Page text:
In view of the declining stock market and eroding consumer confidence, are insurance company annuities safe for structured settlements in the future?
The answer is a qualified “yes.”
I. Things to Consider
Here are some things to consider before agreeing to a structured settlement in your case:
- Do you need to protect the settlement from a potentially spendthrift child? For example, if you are entering a settlement for a young child will you want to protect that child from wasting his settlement on fast cars and fast women when he turns 18 rather than use the funds for college and professional school? Will the interests of your child be better served if you structure the settlement so that college is provided for? Also, if the child is very seriously injured, will your child need the funds for future medical care and income?
- Do you need to protect the settlement from a potentially spendthrift and improvident injured loved one? For example, if your spouse is seriously injured and will need lifetime medical care, will you want to make sure that the settlement is invested properly to pay for her future medical and income expenses?
- Do you need to protect yourself from yourself? Are you a spendthrift? Is there the danger that you will spend the hard fought settlement improvidently? It is well chronicled that some seriously injured people have spent their settlement very quickly on luxury cars, gifts, and vacations. A wise person knows if he has to protect himself against his own weaknesses.
- Do you see a structured settlement as a means to manage your money? The beauty of a structured settlement is that the injured person or his family make the money management decisions at the time of settlement. There is no need to monitor and manage the funds thereafter. There is no chance to get talked into investing in questionable or speculative investments. Many injured people have little experience or comfort in managing money or investments.
- Do you want tax-free income from your settlement? The income earned from the initial settlement is tax-free when paid to the injured party.
II. Reasons to Avoid Structured Settlements
There are reasons to avoid a structured settlement, such as
- You want to manage your own money. You may feel that you can get a better return through your own efforts.
- You want the freedom to use your money when you want to and as you see fit. When you take an annuity you are living on an allowance, i.e., the regular payments of the annuity.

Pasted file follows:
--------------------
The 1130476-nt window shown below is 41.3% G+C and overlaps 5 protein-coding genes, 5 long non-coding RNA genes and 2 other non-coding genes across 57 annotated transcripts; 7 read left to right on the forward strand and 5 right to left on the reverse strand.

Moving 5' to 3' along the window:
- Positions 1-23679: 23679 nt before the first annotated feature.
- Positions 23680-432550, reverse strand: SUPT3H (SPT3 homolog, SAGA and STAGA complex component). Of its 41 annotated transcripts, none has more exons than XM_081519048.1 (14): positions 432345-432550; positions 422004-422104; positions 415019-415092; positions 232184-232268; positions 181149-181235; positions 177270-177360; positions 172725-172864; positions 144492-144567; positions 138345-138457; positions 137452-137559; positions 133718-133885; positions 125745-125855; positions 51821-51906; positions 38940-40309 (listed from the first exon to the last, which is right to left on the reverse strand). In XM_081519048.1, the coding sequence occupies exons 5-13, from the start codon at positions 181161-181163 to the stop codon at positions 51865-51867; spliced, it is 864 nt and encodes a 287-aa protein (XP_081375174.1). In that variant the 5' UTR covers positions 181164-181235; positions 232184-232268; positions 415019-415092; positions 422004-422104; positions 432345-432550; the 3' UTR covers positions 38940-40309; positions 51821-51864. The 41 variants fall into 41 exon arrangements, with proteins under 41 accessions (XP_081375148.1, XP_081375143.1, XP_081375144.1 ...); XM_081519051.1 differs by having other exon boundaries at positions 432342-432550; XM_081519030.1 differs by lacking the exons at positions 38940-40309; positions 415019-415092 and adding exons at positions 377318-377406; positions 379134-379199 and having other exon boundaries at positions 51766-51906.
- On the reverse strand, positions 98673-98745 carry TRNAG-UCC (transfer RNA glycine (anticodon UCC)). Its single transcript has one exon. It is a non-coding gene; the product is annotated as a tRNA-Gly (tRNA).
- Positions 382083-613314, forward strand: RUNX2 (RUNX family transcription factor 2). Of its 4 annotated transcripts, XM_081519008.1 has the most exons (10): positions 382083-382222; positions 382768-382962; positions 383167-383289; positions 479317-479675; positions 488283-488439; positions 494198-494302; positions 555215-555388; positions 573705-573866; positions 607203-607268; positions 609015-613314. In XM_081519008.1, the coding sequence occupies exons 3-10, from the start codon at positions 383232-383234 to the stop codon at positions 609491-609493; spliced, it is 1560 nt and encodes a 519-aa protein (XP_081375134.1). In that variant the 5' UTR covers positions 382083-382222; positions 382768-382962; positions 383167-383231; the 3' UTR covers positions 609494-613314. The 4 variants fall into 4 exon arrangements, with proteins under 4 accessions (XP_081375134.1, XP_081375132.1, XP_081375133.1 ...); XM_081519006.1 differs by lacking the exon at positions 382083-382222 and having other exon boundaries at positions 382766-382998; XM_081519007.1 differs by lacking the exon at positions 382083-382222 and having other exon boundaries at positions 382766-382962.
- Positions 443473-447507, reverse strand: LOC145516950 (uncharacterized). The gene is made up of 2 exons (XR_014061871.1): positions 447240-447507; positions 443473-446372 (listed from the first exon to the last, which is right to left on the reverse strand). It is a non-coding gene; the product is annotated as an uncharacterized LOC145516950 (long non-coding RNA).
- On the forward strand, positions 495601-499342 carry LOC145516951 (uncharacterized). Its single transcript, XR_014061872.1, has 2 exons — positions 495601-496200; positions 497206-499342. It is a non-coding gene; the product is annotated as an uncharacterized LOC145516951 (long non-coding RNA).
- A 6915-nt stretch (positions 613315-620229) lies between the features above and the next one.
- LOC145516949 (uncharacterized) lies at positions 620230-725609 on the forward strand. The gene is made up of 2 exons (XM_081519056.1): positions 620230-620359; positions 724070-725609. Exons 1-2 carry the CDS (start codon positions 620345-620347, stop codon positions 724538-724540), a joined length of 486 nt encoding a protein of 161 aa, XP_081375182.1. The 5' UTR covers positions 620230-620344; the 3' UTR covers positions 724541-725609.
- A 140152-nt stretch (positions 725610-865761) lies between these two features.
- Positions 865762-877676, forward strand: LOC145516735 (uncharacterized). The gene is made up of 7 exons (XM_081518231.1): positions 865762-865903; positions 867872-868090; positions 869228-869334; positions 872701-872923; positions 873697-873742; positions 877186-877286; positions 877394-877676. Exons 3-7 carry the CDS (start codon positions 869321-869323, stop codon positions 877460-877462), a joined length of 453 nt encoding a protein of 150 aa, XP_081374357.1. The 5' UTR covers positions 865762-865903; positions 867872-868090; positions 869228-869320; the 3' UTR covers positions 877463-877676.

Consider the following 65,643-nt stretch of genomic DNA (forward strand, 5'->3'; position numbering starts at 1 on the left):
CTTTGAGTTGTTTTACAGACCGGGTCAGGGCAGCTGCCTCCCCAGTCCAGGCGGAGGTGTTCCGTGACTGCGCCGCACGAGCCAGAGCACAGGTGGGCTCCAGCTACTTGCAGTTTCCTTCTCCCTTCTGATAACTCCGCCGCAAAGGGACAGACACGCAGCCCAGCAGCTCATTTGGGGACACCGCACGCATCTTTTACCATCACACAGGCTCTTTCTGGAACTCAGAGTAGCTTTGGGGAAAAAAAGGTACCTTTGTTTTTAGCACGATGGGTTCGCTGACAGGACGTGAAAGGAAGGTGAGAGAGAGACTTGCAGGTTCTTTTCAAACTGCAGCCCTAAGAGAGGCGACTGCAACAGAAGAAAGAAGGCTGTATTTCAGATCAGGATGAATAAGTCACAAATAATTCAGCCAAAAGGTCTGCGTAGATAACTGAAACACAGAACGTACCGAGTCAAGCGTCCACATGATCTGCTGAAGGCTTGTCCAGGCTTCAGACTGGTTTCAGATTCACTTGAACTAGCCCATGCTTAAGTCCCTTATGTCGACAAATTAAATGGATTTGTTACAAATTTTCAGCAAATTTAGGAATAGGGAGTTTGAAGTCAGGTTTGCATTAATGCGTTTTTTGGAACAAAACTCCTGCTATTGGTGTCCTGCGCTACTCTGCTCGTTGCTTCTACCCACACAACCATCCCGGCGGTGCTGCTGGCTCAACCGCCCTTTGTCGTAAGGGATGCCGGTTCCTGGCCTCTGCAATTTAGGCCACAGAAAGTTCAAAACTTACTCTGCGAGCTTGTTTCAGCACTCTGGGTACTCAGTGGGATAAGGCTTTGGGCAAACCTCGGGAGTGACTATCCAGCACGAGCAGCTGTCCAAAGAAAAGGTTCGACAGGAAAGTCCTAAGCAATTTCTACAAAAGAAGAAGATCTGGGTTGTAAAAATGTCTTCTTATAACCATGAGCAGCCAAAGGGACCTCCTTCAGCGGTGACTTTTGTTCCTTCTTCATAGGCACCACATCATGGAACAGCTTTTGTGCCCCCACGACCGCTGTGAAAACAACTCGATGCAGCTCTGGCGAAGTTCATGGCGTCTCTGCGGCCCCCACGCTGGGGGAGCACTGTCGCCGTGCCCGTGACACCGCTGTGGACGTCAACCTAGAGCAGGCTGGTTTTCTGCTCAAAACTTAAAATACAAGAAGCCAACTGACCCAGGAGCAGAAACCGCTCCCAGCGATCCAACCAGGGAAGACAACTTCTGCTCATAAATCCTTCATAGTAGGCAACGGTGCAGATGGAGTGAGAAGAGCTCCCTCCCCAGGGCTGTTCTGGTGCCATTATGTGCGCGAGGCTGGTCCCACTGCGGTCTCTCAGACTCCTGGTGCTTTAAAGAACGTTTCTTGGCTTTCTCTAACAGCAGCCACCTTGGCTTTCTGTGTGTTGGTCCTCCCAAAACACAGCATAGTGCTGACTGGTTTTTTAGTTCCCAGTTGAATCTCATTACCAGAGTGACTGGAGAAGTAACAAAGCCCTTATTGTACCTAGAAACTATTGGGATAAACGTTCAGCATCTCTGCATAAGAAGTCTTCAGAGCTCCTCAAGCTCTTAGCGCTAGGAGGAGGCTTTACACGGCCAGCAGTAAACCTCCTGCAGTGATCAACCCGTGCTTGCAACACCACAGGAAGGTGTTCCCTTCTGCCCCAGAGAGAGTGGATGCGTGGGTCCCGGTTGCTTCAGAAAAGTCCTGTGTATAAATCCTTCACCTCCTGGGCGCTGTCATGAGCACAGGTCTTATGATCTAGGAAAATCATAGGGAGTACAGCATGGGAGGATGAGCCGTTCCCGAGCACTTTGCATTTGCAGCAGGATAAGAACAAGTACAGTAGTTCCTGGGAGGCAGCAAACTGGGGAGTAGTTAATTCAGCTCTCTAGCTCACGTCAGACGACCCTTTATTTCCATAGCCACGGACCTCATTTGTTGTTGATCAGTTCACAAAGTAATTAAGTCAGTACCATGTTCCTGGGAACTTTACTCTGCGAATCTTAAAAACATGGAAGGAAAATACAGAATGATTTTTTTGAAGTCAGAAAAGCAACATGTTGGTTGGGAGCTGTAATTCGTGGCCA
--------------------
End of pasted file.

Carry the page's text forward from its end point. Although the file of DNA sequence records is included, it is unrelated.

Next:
- You have a distrust of insurance company annuities. The financial crisis has caused many people to doubt the integrity of the financial system. Prior to the crisis we have had many clients express distrust of structured settlements because they came from countries with unstable currencies and financial products. Such clients would rather take the cash.
If you have any of the foregoing problems, then do not agree to a structured settlement.
III. Things to Look for in a Structured Settlement
Now, if you have determined with your attorney and family that a structured settlement is best for you, consider the following to make sure that the annuity is safe:
- The annuity should be with a major life insurance company with a rating of at least A+ from Best’s. We are talking about major insurance companies, such as Met Life, New York Life, and American General.
- The annuity should be from a company licensed in New York. That means that the insurance company’s obligations will be guaranteed by the State of New York in the event that the insurance company goes bankrupt. This is required by judges settling cases of infants and incompetents. Never accept an annuity from a company which is not licensed in New York.
- The annuity should be also guaranteed by another insurance company which is also licensed in New York. This is the “suspenders with belt” approach that judges follow when approving settlements involving infants and incompetents.
IV. Are Structured Settlements Safe?
Despite that fact that our financial system is in distress, I feel that structured settlement annuities are safe.
The major insurance companies have not failed in meeting their annuity obligations. There has been no indication that the major companies cannot pay on their annuities. There has been an excellent history of life insurers paying on their settlement annuities.
Furthermore, structured settlements are but a small part of the annuity industry. Most annuities are sold for retirement purposes. If the insurance companies were to fail on their annuities, then there would be armies of elders rioting at the Met Life Building.
The major insurance companies are in good financial condition because they have been regulated by the individual states.
I think that in the future the insurance companies will be offering less favorable returns on annuities because the insurance companies will be getting lesser returns on their investments. Nonetheless, the rigorous state regulation and oversight by the Insurance Department will help insure that the life insurers will stay honest.
Mark E. Seitelman, 10/10/08, www.seitelman.com.